The majority of states are funding schools below the levels reached a half-dozen years ago, before the Great Recession caused significant budget cuts, according to a report by a Washington think tank.
The Center on Budget and Policy Priorities, a Washington-based, center-left think tank, also found that among the 30 states still below fiscal 2008 levels, 14 have funding levels that arethan they were back then, after adjusting for inflation.
The three states with the biggest declines in funding from fiscal 2008 to fiscal 2015 are Oklahoma (a 23.6 percent drop), Alabama (down by 17.8 percent), and Arizona (17.5 percent lower), the center says in the report released this month.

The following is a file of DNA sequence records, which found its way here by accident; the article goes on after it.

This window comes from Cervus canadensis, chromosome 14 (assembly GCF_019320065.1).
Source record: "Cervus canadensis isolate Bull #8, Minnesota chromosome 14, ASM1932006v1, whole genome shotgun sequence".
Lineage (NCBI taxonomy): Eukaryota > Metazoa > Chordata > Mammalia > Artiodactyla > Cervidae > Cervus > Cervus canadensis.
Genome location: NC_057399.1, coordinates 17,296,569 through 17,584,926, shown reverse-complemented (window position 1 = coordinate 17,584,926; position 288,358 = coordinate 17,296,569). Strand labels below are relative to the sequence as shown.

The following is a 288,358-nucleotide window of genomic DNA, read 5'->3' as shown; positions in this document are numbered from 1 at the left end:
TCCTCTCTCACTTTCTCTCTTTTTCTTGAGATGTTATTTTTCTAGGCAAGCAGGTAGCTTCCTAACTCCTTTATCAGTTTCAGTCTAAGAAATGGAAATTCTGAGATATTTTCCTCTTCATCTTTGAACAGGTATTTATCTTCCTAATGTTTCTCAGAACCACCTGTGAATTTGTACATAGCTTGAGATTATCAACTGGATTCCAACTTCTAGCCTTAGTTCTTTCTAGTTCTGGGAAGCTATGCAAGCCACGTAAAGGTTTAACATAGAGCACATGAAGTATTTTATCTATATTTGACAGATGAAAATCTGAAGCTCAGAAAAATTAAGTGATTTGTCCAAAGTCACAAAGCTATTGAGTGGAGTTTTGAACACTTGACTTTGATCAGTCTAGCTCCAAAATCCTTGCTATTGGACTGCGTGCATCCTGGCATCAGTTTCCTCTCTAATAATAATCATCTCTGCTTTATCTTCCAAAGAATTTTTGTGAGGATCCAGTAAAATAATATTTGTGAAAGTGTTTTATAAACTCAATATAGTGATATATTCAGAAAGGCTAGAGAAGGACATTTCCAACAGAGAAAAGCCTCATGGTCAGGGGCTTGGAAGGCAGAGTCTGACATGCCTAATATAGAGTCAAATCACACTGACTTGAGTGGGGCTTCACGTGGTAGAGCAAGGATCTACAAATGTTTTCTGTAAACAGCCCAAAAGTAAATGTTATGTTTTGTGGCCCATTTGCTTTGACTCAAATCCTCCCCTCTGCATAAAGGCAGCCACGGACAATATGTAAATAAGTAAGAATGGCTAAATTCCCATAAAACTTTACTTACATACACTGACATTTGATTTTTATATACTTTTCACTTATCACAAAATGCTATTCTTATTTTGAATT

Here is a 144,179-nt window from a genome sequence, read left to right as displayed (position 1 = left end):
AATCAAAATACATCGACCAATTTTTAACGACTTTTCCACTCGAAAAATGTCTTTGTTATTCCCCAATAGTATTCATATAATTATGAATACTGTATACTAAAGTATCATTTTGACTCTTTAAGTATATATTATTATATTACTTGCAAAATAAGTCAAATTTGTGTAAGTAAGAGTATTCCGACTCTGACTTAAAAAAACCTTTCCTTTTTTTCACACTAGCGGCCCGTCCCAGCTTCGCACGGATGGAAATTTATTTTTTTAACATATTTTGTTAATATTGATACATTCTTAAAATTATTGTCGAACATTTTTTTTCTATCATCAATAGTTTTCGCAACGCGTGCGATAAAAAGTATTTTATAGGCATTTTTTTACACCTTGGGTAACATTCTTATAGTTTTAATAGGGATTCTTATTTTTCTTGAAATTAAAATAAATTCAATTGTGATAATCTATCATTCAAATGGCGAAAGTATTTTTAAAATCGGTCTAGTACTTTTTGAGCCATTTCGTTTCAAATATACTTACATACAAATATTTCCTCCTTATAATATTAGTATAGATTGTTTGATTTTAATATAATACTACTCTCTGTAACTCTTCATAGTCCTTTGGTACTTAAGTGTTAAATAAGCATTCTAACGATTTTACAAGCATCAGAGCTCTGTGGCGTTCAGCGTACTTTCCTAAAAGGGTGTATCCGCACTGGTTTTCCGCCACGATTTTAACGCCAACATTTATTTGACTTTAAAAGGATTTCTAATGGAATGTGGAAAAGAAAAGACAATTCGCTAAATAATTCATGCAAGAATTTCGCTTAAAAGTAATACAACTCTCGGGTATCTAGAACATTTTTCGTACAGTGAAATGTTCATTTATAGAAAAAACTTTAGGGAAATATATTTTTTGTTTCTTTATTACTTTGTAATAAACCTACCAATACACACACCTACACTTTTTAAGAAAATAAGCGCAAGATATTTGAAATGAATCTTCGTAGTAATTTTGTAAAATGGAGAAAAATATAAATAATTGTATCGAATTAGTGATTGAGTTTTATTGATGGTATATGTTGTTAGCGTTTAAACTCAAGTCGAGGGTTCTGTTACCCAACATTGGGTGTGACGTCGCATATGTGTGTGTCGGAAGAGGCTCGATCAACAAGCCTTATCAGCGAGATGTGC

Thirty states spent less on schools in fiscal 2015 than they did in fiscal 2008, before the Great Recession hit. State education spending is up from 2008 levels, however, in 17 other states.
SOURCE: Center on Budget and Policy Priorities
That was true for the same three states in a previous report from the center comparing spending from fiscal 2008 to fiscal 2014.
Among the states with the biggest per-student spending hikes from fiscal 2008 to fiscal 2014, North Dakota and Alaska remained in the top three when comparing fiscal 2008 to fiscal 2015. Where funding has increased, however, it was generally not enough to make up for the previous cuts, according to the report.
Still, the group found that most states increased their per-student spending more recently, from fiscal 2014 to fiscal 2015.
A version of this article appeared in the October 29, 2014 edition of Education Week as Education Spending Yet to Reach Pre-Recession Levels